Anti-corruption and integrity in the public sector


OECD Integrity Review of Mexico

Taking a Stronger Stance Against Corruption

The OECD's Integrity Review of Mexico is one of the first peer reviews to apply the new 2017 Recommendation of the Council on Public Integrity. It assesses (i) the coherence and comprehensiveness of the evolving public integrity system; (ii) the extent to which Mexico’s new reforms cultivate a culture of integrity across the public sector; and (iii) the effectiveness of increasingly stringent accountability mechanisms. In addition, the Review includes a sectoral focus on public procurement, one of the largest areas of government spending in the country and is considered a high-risk government activity for fraud and corruption. The Review provides several proposals for strengthening institutional arrangements and improving vertical and horizontal co-ordination, closing remaining gaps in various existing legal/policy frameworks, instilling integrity values and ensuring the sustainability of reforms.

Published on March 30, 2017Also available in: Spanish

In series:OECD Public Governance Reviewsview more titles


Foreword and Acknowledgements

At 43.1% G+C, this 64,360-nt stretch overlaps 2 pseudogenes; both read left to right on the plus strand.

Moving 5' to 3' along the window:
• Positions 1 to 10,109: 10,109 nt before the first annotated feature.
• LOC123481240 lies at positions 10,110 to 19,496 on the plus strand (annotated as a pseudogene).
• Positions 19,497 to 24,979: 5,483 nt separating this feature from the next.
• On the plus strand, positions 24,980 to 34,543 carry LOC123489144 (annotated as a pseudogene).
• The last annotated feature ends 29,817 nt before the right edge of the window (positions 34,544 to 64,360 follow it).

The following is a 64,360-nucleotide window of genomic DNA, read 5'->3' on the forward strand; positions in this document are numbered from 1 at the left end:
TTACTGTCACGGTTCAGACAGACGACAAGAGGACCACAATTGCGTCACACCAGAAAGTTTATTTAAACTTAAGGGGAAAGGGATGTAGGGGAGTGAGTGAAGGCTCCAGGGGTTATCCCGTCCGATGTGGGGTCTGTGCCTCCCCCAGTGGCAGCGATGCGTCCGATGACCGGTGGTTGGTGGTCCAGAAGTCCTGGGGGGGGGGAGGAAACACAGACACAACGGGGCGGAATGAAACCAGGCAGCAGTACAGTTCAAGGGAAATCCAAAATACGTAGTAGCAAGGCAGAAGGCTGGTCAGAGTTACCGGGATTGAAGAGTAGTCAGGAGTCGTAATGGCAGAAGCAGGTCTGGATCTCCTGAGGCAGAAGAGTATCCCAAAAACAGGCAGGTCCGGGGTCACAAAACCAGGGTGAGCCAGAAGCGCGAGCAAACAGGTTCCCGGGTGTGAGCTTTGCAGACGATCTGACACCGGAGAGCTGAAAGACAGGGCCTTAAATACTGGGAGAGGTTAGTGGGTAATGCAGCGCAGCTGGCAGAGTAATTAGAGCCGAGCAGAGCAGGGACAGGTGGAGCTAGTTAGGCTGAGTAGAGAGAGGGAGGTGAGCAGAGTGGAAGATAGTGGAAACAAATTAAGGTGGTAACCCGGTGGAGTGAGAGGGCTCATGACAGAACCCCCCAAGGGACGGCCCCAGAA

Executive summary
Curbing corruption for more inclusive growth and prosperity in Mexico
Mexico's National Anti-corruption System: Advancing a more coherent and comprehensive public integrity system
Cultivating a culture of integrity: Instilling integrity values and managing conflict-of-interest
Towards a whole-of-society approach to integrity in Mexico
Protecting whistleblowers in Mexico: Ensuring secure channels and protections for reporting corruption
Strengthening the lines of defence against corruption: Risk management, internal control and audit
Enforcing integrity: Strengthening Mexico's administrative disciplinary regime for public officials
Clean public procurement in Mexico: Ensuring integrity and value for money
Mexico's Plan of Action to implement OECD Integrity Review Recommendations
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Main findings

Mainstreaming integrity across the public sector, and overcoming traditional policy silos, will require that concrete anti-corruption policies be explicitly integrated into key national strategies, as well as develop organisational anti-corruption plans to generate entities’ buy-in.
Greater consultation with public servants in the design of codes of conduct and the launching of more ambitious awareness-raising initiatives that target youth in schools to entrench integrity values would ensure that integrity standards are kept relevant, up-to-date and respected.
Recent risk management and internal control reforms should be supported by stronger professionalisation and capacity building to foster commitment and ensure that they are not seen as simply an administrative burden.